In news that likely won’t be well received in Ankara, it has been reported that the next U.S. military partner to receive the Lockheed Martin F-35 Lightning II Joint Strike Fighter could be the Greek Air Force. According to online reports, to add insult to injury, the six F-35s that could head to Athens would be painted “blue and white” and are the very same aircraft that were originally destined for Turkey.

Turkey was ejected from the F-35 program after Ankara purchased the Russian-built S-400 Triumf, which NATO officials have maintained is incompatible with other NATO systems. Turkey has been a longstanding and trusted partner and NATO Ally for over 65 years, but accepting the S-400 undermines the commitments all NATO Allies made to each other to move away from Russian systems.

The S-400 Triumf (NATO reporting name: SA-21 Growler) was developed and produced by Almaz-Antey. It was designed to provide protection from airstrikes including cruise, tactical and operation ballistic missiles as well as intermediate-range missiles in a radio-jamming environment. The S-400 can also be used against ground installations. It can also launch 40N6 missiles and engage targets at a distance of up to four hundred kilometers at up to six times the speed of sound, and at an altitude of up to thirty kilometers under intensive enemy fire and jamming. It entered service in 2007.

Crack in NATO

According to reports, Greece will eventually be supplied with twenty of the fifth-generation stealth aircraft, with the first six arriving as soon as 2022. That first batch of aircraft could be delivered at the same time the Greek Air Force receives six Rafale fighter jets from France, the Greek-language outlet Estia first reported. The sale is part of the “government to government” process.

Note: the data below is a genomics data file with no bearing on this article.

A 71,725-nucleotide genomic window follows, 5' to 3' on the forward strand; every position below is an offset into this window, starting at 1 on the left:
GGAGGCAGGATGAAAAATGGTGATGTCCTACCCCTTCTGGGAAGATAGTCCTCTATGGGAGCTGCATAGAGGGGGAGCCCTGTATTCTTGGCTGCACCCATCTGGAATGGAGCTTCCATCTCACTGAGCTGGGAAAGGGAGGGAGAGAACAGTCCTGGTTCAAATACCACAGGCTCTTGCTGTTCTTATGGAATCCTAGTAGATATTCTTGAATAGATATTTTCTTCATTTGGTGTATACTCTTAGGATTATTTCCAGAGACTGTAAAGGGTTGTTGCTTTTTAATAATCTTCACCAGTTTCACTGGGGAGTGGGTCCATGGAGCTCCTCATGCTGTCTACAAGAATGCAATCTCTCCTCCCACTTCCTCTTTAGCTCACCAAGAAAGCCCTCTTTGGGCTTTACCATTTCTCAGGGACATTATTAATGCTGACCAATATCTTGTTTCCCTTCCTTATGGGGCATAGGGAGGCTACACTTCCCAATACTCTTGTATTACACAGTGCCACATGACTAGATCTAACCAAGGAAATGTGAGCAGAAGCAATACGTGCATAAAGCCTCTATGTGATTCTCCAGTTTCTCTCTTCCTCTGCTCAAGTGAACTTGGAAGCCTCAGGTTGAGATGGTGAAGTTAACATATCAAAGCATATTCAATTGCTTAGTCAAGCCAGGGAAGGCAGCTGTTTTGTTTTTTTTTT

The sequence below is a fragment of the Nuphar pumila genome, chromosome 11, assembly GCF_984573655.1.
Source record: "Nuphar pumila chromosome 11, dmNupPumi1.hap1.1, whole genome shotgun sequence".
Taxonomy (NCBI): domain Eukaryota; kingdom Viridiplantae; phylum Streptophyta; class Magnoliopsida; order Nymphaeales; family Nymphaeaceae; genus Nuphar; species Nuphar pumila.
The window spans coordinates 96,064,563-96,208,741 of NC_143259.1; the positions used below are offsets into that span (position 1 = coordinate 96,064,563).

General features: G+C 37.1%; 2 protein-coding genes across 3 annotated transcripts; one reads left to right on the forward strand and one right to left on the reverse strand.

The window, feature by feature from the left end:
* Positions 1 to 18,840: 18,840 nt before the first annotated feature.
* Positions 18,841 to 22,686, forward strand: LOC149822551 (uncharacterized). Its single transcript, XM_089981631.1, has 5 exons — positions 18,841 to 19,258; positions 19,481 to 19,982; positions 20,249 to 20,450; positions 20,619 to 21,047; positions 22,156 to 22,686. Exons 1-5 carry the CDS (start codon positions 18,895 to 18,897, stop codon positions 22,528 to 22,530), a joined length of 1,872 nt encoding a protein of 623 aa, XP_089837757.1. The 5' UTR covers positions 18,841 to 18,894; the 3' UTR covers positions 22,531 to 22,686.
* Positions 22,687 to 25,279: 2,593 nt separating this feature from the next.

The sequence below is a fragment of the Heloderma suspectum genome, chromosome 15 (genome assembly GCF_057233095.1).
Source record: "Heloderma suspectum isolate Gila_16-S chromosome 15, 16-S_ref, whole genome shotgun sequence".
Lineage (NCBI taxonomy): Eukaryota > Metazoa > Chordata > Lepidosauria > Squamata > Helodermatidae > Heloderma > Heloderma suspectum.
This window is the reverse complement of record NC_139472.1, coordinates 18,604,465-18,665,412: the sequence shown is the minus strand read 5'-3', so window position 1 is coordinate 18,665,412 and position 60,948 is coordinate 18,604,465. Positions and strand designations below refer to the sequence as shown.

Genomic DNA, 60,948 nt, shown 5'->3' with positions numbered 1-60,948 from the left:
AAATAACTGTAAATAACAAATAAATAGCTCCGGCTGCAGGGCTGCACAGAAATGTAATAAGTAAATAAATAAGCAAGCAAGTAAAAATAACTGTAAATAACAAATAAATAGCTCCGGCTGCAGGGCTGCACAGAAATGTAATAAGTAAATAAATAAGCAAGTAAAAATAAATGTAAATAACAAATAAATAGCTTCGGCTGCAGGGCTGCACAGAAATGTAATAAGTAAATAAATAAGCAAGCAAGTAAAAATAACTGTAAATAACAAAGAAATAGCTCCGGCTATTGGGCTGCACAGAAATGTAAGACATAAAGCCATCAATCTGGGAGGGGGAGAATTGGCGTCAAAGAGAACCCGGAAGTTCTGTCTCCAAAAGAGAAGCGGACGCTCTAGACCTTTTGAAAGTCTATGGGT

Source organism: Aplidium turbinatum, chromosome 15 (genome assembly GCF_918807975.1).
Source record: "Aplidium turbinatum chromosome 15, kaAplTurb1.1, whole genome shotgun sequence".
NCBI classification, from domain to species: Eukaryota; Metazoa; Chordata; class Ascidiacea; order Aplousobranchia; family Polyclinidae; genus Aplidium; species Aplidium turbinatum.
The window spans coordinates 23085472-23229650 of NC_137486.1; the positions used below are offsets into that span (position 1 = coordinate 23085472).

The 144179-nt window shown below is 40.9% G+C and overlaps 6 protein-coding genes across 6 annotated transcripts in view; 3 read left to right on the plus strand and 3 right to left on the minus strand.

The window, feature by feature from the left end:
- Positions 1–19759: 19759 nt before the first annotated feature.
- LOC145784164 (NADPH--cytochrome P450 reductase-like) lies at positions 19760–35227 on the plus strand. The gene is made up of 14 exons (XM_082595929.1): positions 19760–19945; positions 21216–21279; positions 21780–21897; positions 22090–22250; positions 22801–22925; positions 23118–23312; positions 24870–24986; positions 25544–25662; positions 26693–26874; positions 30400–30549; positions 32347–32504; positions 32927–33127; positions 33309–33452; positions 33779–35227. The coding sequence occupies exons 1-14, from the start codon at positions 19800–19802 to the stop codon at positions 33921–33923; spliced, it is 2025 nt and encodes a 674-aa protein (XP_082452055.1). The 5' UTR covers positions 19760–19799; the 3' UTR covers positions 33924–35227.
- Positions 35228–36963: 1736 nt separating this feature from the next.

There is little doubt that it has also come about due to the activation of the S-400 Triumf anti-aircraft missiles systems. Turkey first tested the platform over the Black Sea earlier this month for the first time during drills near the town of Sinop on the country’s northeastern coast. Turkish media, including the television channel A Haber, which is close to the government albeit not officially state-run, confirmed that the launch did occur.

It has also been reported that in addition to the sale and eventual delivery of the F-35 to Greece, NATO forces could even reposition its presence away from the Incirlik Air Base in Turkey to an airbase on the Greek island of Crete. German lawmakers had suggested withdrawing troops and weaponry from the base and in September 2017 the German military left Turkey and was redeployed at an airbase near Azraq in Jordan.

Last year the United States Congress began to study the possibility of removing U.S. nuclear weapons and troops from the base as well. However, Turkish President Recep Tayyip Erdogan has countered by suggesting that Turkey could shut down the base completely instead.

Greece and Turkey have been de facto allies since 1952 for no other reason than they are both members of NATO. However, there has been open hostility between the two nations since Greece won its independence from the Ottoman Empire in 1830. The nations are now at odds over energy reserves including the discovery of natural gas in the Eastern Mediterranean waters.

Peter Suciu is a Michigan-based writer who has contributed to more than four dozen magazines, newspapers and websites. He is the author of several books on military headgear including A Gallery of Military Headdress, which is available on

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